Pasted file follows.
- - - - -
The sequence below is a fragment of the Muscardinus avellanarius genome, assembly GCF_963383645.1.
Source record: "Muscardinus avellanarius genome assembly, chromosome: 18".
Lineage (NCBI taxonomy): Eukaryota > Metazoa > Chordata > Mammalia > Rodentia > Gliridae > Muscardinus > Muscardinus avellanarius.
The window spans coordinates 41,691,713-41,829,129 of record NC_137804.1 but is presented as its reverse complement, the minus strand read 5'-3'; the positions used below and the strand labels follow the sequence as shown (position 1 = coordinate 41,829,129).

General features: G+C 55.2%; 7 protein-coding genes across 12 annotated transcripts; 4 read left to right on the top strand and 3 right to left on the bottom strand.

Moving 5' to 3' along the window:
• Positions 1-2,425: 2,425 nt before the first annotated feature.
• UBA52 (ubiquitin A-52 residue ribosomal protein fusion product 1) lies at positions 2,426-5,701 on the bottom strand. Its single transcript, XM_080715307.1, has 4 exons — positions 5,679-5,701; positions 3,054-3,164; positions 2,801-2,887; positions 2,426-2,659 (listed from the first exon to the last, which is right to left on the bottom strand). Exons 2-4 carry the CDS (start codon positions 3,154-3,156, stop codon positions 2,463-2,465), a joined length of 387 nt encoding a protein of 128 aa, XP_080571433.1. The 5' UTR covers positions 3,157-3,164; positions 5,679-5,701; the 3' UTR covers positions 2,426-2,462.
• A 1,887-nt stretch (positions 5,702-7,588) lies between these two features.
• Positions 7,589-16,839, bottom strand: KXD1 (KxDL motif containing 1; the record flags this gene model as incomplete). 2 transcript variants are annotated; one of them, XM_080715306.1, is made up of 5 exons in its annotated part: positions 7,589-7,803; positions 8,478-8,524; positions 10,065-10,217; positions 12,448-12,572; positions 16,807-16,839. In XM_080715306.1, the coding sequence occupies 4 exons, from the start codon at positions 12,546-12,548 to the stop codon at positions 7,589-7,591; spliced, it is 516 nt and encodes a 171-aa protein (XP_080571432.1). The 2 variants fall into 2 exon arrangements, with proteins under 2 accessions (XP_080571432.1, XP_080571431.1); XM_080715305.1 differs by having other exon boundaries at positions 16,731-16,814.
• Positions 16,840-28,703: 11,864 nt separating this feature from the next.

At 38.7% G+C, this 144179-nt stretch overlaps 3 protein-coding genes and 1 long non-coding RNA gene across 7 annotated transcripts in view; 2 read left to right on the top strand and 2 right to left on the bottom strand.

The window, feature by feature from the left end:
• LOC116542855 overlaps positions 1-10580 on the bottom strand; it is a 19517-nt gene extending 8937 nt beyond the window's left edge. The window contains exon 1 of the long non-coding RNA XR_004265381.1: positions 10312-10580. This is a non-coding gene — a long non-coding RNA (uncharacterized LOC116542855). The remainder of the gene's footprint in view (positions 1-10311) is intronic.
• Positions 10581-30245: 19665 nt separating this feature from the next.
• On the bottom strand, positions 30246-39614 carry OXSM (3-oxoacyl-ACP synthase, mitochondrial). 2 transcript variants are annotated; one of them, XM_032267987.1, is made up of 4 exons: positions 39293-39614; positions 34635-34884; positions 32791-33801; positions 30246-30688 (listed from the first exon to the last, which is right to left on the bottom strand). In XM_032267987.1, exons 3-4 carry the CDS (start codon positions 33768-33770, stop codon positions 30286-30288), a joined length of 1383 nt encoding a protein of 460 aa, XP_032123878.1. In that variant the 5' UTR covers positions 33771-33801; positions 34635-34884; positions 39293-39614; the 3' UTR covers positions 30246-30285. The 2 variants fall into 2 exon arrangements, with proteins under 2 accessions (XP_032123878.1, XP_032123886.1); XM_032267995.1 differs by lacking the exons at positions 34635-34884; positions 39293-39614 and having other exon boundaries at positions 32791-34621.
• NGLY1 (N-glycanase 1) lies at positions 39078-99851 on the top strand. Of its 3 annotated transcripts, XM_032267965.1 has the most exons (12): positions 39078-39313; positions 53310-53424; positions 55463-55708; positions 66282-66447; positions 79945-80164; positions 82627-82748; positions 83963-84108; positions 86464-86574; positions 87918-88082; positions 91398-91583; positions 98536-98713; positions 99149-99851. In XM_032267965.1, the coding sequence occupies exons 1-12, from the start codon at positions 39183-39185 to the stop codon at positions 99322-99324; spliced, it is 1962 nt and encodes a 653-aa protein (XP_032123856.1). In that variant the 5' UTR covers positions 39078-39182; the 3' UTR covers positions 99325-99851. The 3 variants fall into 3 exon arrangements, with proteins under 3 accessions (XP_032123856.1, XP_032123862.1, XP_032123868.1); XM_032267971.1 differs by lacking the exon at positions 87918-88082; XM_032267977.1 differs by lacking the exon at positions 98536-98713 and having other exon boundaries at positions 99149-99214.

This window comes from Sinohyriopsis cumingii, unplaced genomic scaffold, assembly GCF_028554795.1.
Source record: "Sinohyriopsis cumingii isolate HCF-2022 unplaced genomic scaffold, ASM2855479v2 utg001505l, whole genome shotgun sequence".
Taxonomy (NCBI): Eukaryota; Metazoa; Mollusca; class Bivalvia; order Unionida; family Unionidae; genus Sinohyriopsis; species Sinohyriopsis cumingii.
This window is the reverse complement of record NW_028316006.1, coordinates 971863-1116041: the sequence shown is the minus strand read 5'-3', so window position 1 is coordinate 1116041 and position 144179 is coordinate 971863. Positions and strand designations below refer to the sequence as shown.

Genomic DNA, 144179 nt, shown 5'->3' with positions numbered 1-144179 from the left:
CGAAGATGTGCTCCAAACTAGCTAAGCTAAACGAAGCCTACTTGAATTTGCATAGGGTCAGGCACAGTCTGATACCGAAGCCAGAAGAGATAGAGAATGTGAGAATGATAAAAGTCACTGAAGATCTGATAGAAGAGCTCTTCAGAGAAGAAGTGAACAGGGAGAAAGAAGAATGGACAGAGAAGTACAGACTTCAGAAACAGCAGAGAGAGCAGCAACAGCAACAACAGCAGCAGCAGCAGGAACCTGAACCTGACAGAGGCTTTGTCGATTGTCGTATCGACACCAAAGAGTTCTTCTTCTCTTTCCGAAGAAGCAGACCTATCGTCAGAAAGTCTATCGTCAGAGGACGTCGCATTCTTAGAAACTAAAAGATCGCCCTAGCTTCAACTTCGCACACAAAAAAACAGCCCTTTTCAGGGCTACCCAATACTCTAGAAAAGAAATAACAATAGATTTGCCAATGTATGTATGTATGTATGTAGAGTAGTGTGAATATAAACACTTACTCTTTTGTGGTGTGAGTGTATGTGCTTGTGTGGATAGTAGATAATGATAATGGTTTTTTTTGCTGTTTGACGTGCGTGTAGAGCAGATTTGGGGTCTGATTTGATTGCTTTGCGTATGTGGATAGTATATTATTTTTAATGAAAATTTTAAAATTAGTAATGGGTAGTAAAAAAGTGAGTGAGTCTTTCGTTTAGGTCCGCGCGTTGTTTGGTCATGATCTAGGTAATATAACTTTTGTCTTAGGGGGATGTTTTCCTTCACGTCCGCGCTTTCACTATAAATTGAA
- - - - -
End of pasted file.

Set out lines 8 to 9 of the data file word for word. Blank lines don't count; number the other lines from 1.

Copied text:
• UBA52 (ubiquitin A-52 residue ribosomal protein fusion product 1) lies at positions 2,426-5,701 on the bottom strand. Its single transcript, XM_080715307.1, has 4 exons — positions 5,679-5,701; positions 3,054-3,164; positions 2,801-2,887; positions 2,426-2,659 (listed from the first exon to the last, which is right to left on the bottom strand). Exons 2-4 carry the CDS (start codon positions 3,154-3,156, stop codon positions 2,463-2,465), a joined length of 387 nt encoding a protein of 128 aa, XP_080571433.1. The 5' UTR covers positions 3,157-3,164; positions 5,679-5,701; the 3' UTR covers positions 2,426-2,462.
• A 1,887-nt stretch (positions 5,702-7,588) lies between these two features.